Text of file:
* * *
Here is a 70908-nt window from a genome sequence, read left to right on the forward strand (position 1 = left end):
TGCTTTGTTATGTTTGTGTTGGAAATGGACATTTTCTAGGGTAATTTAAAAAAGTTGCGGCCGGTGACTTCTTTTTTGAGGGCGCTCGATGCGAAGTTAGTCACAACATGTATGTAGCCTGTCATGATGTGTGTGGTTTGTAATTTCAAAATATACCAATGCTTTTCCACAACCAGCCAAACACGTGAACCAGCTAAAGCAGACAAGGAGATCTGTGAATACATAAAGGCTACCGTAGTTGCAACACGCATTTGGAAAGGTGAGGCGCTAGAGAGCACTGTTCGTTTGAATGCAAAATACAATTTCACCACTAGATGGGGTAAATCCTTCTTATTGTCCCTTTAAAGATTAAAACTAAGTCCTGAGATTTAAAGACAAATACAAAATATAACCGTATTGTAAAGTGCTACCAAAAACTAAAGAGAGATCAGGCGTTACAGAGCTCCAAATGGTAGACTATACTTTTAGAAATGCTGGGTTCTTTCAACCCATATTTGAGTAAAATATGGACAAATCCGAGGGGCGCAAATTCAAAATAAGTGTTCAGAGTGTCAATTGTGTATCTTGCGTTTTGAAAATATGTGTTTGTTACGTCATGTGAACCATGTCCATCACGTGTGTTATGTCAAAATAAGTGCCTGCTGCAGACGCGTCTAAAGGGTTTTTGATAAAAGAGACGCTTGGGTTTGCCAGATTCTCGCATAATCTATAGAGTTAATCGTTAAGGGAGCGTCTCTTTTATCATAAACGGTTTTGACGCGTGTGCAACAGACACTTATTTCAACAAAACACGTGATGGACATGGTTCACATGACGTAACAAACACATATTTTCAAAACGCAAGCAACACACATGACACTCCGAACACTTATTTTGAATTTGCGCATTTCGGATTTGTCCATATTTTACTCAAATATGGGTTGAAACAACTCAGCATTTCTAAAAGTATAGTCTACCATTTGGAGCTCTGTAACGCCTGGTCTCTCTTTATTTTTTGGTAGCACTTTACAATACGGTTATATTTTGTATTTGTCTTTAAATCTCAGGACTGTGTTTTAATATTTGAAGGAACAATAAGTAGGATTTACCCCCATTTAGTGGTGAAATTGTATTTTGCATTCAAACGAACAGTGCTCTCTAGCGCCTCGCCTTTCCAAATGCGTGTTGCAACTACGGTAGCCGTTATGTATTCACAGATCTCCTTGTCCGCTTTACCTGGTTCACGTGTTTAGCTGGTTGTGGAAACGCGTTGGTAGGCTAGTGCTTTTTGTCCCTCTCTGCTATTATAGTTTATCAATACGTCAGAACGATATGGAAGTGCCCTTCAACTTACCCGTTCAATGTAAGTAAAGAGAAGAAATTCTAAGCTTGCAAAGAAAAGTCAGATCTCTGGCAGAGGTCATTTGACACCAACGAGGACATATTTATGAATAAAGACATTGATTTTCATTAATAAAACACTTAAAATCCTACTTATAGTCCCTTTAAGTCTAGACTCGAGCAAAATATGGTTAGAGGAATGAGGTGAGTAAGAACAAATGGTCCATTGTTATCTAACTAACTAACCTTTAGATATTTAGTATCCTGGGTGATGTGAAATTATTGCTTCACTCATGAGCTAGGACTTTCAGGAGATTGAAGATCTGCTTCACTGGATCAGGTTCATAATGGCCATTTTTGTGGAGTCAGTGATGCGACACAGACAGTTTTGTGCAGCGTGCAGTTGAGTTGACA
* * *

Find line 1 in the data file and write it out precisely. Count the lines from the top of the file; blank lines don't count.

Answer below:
Here is a 70908-nt window from a genome sequence, read left to right on the forward strand (position 1 = left end):